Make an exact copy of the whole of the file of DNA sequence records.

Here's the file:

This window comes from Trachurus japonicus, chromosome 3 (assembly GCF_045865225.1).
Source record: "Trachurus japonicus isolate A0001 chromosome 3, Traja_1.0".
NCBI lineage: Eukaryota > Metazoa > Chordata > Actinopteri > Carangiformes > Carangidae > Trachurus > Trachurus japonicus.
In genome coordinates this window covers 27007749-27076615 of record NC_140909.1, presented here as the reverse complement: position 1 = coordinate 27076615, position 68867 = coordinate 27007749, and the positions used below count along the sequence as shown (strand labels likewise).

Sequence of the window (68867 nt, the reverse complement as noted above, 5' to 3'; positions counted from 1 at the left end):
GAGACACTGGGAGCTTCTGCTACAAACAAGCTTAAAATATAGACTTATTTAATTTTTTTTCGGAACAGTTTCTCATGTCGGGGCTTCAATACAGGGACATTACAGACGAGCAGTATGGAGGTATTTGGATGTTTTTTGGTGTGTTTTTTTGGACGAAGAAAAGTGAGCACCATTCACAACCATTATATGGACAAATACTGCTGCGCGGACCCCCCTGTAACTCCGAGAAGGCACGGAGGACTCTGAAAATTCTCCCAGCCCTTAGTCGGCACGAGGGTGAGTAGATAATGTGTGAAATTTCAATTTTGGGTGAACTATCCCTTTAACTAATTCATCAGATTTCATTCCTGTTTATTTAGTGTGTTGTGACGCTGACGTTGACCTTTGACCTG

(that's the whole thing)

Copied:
This window comes from Trachurus japonicus, chromosome 3 (assembly GCF_045865225.1).
Source record: "Trachurus japonicus isolate A0001 chromosome 3, Traja_1.0".
NCBI lineage: Eukaryota > Metazoa > Chordata > Actinopteri > Carangiformes > Carangidae > Trachurus > Trachurus japonicus.
In genome coordinates this window covers 27007749-27076615 of record NC_140909.1, presented here as the reverse complement: position 1 = coordinate 27076615, position 68867 = coordinate 27007749, and the positions used below count along the sequence as shown (strand labels likewise).

Sequence of the window (68867 nt, the reverse complement as noted above, 5' to 3'; positions counted from 1 at the left end):
GAGACACTGGGAGCTTCTGCTACAAACAAGCTTAAAATATAGACTTATTTAATTTTTTTTCGGAACAGTTTCTCATGTCGGGGCTTCAATACAGGGACATTACAGACGAGCAGTATGGAGGTATTTGGATGTTTTTTGGTGTGTTTTTTTGGACGAAGAAAAGTGAGCACCATTCACAACCATTATATGGACAAATACTGCTGCGCGGACCCCCCTGTAACTCCGAGAAGGCACGGAGGACTCTGAAAATTCTCCCAGCCCTTAGTCGGCACGAGGGTGAGTAGATAATGTGTGAAATTTCAATTTTGGGTGAACTATCCCTTTAACTAATTCATCAGATTTCATTCCTGTTTATTTAGTGTGTTGTGACGCTGACGTTGACCTTTGACCTG